New distribution centre puts Regina in the game, but for how long?
by Gregory Beatty
Global Transportation Hub — it has quite the impressive ring to it. Much better than “intermodal cargo facility” which is technically what’s being built out west of the Regina International Airport.
And why shouldn’t we go with the grander title? Aspire to be that hub for global transportation? We’re centrally located in the supply chain of manufactured goods from Asia that get shipped to ports like Prince Rupert and Vancouver, then are off-loaded onto rail to be delivered to major population centres in central and eastern North America. We have solid road and rail infrastructure that we are investing in heavily to upgrade. And we also have a growing economy with significant export capacity. So maybe the idea of Regina being at the centre of the globalization action isn’t as crazy as it first seems.
At present, Canadian Pacific Railway’s operation in Regina, our biggest “link” in the aforementioned supply chain, is situated on a 20-acre patch of land downtown between Saskatchewan Drive and Dewdney Avenue.
But, when operational, CP’s new facility, which is being built on land annexed from the RM of Sherwood in 2008, will be 300 acres.
Already committed to the GTH is Loblaws (i.e. Superstore, Extra Foods) which is establishing a one million sq. ft. distribution centre there. It will service all of Manitoba, Saskatchewan, Alberta and parts of B.C. — fully one-tenth of Loblaws’ national distribution capacity.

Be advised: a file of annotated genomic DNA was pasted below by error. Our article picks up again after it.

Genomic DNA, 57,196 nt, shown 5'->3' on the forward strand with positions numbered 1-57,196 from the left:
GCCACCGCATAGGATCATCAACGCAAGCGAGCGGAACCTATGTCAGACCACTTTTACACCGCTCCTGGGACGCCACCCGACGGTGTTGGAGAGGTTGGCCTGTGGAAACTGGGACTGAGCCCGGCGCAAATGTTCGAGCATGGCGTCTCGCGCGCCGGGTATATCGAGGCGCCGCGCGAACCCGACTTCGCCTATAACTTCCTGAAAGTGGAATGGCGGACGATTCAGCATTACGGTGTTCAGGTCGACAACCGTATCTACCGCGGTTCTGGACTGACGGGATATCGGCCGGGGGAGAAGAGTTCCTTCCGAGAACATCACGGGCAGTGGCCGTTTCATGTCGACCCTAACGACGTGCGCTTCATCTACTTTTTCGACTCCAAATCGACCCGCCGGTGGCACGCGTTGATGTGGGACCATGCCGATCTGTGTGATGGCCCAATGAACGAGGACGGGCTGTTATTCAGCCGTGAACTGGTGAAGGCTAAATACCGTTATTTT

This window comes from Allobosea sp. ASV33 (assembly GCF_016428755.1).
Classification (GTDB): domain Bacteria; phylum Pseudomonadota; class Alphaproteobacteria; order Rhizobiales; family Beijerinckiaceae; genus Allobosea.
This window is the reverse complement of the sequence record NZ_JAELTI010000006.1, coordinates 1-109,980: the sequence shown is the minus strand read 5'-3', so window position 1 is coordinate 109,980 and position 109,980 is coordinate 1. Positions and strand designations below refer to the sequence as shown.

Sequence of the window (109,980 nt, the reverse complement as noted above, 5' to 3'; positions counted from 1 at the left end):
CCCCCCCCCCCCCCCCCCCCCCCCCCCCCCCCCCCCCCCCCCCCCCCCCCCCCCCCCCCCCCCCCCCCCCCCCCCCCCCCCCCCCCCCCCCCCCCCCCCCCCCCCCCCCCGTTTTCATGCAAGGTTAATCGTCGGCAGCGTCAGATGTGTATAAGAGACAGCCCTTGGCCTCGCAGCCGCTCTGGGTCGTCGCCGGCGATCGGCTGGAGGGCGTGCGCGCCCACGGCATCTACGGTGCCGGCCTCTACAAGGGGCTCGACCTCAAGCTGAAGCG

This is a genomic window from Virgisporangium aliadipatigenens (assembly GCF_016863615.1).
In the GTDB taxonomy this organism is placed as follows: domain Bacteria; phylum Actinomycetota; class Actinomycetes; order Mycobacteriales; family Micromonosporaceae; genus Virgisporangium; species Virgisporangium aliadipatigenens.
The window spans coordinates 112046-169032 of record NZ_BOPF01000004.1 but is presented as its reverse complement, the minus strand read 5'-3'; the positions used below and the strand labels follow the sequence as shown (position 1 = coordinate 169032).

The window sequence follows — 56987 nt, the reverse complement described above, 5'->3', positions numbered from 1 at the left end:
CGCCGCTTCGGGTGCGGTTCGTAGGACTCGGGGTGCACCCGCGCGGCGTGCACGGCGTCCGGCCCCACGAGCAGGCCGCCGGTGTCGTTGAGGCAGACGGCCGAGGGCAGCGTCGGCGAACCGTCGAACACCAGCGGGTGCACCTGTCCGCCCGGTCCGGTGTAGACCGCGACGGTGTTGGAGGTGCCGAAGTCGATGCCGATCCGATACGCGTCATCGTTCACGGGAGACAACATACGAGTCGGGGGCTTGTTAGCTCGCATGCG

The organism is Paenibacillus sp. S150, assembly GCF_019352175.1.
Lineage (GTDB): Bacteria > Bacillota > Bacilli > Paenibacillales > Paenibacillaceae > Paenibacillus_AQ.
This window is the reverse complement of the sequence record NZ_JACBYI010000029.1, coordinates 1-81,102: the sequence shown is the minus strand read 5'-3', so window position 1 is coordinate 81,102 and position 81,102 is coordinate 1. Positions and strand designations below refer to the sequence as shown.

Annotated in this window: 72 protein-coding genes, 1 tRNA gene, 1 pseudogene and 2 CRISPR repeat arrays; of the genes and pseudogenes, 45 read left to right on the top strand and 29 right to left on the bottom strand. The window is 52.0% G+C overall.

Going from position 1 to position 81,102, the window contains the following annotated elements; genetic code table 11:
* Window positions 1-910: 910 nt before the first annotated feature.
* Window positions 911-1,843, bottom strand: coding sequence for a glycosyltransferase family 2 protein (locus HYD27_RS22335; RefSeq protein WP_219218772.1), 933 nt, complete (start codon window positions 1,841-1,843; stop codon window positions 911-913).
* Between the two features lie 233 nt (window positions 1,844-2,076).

At an early May forum hosted by Transport Action Prairie, a local group devoted to sustainable transportation, GTH CEO Blair Wagar recounted the history of the hub and what its potential economic benefits could be.
It was the former NDP government that green-lit the project, he said. The CP main line that runs through Regina won’t be moved, but the site where the trains arrive, and where containers are off-loaded onto trucks for delivery in Regina’s local distribution network, will shift to the GTH. According to Wagar, CP has outgrown its current facility, but there is no room to expand nearby.
At the GTH it’ll have 15 times the space.